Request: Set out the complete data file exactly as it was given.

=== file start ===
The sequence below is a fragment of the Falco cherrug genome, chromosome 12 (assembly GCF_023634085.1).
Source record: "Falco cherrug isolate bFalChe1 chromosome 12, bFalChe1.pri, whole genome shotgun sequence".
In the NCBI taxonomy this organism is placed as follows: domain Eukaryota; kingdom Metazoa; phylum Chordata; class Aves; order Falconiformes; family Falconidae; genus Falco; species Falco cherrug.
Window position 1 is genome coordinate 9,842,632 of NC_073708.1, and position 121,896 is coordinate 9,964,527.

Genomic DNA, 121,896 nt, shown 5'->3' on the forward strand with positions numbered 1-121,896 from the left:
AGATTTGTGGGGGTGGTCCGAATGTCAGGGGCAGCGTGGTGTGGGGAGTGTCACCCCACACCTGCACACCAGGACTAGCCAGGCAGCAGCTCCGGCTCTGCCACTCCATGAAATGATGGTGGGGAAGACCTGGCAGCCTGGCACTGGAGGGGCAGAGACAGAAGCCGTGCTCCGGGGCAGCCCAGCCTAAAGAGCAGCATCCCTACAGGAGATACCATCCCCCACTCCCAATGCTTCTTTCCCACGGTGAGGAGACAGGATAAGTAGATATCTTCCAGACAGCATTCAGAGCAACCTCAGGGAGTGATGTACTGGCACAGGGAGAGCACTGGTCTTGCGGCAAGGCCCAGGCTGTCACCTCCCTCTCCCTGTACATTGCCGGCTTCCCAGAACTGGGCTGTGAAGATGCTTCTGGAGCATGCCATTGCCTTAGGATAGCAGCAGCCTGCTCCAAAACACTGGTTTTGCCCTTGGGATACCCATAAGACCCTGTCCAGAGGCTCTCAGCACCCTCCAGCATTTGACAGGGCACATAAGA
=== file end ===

The sequence below is a fragment of the Falco cherrug genome, chromosome 12 (assembly GCF_023634085.1).
Source record: "Falco cherrug isolate bFalChe1 chromosome 12, bFalChe1.pri, whole genome shotgun sequence".
In the NCBI taxonomy this organism is placed as follows: domain Eukaryota; kingdom Metazoa; phylum Chordata; class Aves; order Falconiformes; family Falconidae; genus Falco; species Falco cherrug.
Window position 1 is genome coordinate 9,842,632 of NC_073708.1, and position 121,896 is coordinate 9,964,527.

Genomic DNA, 121,896 nt, shown 5'->3' on the forward strand with positions numbered 1-121,896 from the left:
AGATTTGTGGGGGTGGTCCGAATGTCAGGGGCAGCGTGGTGTGGGGAGTGTCACCCCACACCTGCACACCAGGACTAGCCAGGCAGCAGCTCCGGCTCTGCCACTCCATGAAATGATGGTGGGGAAGACCTGGCAGCCTGGCACTGGAGGGGCAGAGACAGAAGCCGTGCTCCGGGGCAGCCCAGCCTAAAGAGCAGCATCCCTACAGGAGATACCATCCCCCACTCCCAATGCTTCTTTCCCACGGTGAGGAGACAGGATAAGTAGATATCTTCCAGACAGCATTCAGAGCAACCTCAGGGAGTGATGTACTGGCACAGGGAGAGCACTGGTCTTGCGGCAAGGCCCAGGCTGTCACCTCCCTCTCCCTGTACATTGCCGGCTTCCCAGAACTGGGCTGTGAAGATGCTTCTGGAGCATGCCATTGCCTTAGGATAGCAGCAGCCTGCTCCAAAACACTGGTTTTGCCCTTGGGATACCCATAAGACCCTGTCCAGAGGCTCTCAGCACCCTCCAGCATTTGACAGGGCACATAAGA